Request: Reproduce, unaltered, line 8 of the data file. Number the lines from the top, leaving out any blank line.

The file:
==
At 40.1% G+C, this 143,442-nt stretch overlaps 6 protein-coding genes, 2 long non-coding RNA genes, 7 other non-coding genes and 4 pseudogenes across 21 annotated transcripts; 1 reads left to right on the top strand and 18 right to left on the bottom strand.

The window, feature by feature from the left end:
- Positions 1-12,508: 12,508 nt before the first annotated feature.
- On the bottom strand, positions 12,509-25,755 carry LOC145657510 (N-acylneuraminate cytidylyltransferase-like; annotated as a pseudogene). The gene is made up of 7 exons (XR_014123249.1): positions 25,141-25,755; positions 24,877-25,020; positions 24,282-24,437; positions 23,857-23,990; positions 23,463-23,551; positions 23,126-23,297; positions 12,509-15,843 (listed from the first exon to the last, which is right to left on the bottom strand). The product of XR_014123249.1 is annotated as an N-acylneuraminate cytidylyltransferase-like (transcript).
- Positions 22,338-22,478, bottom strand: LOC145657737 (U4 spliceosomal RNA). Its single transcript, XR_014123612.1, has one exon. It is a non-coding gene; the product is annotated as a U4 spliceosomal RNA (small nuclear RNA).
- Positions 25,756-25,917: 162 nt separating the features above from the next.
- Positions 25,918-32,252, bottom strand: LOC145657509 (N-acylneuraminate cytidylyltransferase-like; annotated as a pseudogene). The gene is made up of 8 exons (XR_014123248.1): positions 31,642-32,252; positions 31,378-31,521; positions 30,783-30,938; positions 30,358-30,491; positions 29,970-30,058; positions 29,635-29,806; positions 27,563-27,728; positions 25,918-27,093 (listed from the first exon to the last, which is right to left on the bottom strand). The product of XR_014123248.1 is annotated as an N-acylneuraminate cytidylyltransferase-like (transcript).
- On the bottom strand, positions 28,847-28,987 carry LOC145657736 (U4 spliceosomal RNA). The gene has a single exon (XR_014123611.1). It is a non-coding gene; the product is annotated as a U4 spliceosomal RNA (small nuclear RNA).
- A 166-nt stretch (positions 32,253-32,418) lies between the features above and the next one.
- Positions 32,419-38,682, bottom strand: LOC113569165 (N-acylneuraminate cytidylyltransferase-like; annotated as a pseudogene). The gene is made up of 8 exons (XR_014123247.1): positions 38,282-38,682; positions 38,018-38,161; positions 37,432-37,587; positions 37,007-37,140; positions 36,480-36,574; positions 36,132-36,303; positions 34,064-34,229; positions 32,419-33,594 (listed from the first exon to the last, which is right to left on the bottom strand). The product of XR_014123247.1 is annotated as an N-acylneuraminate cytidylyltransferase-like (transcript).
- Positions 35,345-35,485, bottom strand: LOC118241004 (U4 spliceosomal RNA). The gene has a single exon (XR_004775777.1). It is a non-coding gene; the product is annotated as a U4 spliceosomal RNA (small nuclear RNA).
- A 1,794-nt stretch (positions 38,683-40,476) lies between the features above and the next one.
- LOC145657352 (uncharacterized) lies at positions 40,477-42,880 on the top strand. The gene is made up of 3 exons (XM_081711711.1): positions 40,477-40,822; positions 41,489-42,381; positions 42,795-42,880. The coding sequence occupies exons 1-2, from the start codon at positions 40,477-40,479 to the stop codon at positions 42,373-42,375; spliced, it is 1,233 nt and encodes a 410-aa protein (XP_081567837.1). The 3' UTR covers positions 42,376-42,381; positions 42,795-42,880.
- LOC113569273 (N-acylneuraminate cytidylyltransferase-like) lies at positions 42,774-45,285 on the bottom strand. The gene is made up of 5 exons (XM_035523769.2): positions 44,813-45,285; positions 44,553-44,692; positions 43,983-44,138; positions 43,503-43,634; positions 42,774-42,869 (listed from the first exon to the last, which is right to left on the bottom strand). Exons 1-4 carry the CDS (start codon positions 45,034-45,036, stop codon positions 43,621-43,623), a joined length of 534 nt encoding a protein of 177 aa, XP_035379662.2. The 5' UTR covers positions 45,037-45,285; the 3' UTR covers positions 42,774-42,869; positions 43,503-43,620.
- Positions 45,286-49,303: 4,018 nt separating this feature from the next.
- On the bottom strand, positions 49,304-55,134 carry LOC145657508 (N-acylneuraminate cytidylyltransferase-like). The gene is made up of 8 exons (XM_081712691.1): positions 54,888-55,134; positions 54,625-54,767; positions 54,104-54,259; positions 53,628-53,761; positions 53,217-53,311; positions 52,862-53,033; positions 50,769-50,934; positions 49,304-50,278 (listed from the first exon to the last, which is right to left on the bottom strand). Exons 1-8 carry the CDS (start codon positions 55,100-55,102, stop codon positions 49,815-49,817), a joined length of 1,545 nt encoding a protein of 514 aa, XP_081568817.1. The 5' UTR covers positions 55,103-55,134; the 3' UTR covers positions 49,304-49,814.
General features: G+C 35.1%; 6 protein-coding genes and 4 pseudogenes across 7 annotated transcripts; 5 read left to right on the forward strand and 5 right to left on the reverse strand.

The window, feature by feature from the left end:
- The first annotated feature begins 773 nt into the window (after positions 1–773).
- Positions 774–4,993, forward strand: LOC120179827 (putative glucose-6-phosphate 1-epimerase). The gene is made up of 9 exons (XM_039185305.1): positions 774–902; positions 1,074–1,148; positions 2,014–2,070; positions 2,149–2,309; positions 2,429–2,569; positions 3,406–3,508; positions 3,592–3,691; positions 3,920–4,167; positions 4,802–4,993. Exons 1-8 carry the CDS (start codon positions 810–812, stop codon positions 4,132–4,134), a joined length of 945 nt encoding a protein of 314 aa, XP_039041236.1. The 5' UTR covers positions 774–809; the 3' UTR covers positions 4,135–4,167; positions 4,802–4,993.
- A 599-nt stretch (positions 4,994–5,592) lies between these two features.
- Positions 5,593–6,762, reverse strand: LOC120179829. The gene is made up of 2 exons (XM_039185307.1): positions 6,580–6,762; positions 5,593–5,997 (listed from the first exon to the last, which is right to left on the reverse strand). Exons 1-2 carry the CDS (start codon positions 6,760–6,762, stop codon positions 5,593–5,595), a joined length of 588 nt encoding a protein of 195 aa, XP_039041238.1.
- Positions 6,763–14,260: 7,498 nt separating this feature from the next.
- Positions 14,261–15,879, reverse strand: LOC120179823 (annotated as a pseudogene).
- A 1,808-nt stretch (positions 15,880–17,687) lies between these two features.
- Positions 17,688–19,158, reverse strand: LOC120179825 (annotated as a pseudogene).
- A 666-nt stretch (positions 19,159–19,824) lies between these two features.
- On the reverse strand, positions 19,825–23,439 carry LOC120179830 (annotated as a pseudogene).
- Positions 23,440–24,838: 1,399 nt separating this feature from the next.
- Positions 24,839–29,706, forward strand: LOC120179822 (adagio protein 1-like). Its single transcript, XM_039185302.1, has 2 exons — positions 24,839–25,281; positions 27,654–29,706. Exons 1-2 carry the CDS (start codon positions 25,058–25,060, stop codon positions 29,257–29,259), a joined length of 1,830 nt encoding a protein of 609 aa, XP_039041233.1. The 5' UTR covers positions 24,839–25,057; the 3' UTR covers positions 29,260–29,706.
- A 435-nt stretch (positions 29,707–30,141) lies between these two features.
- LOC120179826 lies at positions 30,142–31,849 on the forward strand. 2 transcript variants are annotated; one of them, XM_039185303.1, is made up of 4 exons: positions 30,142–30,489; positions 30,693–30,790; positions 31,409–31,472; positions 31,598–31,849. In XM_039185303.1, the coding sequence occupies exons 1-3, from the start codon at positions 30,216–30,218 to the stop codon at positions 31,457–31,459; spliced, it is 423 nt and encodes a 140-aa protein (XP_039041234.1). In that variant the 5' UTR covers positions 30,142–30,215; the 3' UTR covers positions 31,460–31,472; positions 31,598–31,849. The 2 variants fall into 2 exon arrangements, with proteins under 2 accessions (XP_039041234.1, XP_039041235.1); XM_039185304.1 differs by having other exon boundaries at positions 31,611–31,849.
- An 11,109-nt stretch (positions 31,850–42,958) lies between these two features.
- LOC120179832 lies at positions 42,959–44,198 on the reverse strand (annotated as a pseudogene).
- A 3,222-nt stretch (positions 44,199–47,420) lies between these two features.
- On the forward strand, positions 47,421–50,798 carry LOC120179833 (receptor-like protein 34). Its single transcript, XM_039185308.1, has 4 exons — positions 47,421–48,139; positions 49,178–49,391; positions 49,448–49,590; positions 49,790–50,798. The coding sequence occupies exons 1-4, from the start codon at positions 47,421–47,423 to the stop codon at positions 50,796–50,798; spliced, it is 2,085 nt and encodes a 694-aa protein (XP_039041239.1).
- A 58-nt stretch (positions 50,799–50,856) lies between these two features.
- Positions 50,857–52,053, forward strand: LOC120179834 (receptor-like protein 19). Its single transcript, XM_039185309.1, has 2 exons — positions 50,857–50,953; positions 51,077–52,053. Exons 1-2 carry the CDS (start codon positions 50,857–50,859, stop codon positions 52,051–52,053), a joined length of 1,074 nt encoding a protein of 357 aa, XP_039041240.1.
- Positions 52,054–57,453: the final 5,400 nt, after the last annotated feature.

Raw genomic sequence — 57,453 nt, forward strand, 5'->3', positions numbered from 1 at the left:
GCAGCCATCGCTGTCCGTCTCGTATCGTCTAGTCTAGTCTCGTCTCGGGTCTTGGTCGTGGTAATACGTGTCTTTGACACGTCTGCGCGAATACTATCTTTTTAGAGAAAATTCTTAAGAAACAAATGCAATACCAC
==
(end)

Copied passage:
- On the bottom strand, positions 28,847-28,987 carry LOC145657736 (U4 spliceosomal RNA). The gene has a single exon (XR_014123611.1). It is a non-coding gene; the product is annotated as a U4 spliceosomal RNA (small nuclear RNA).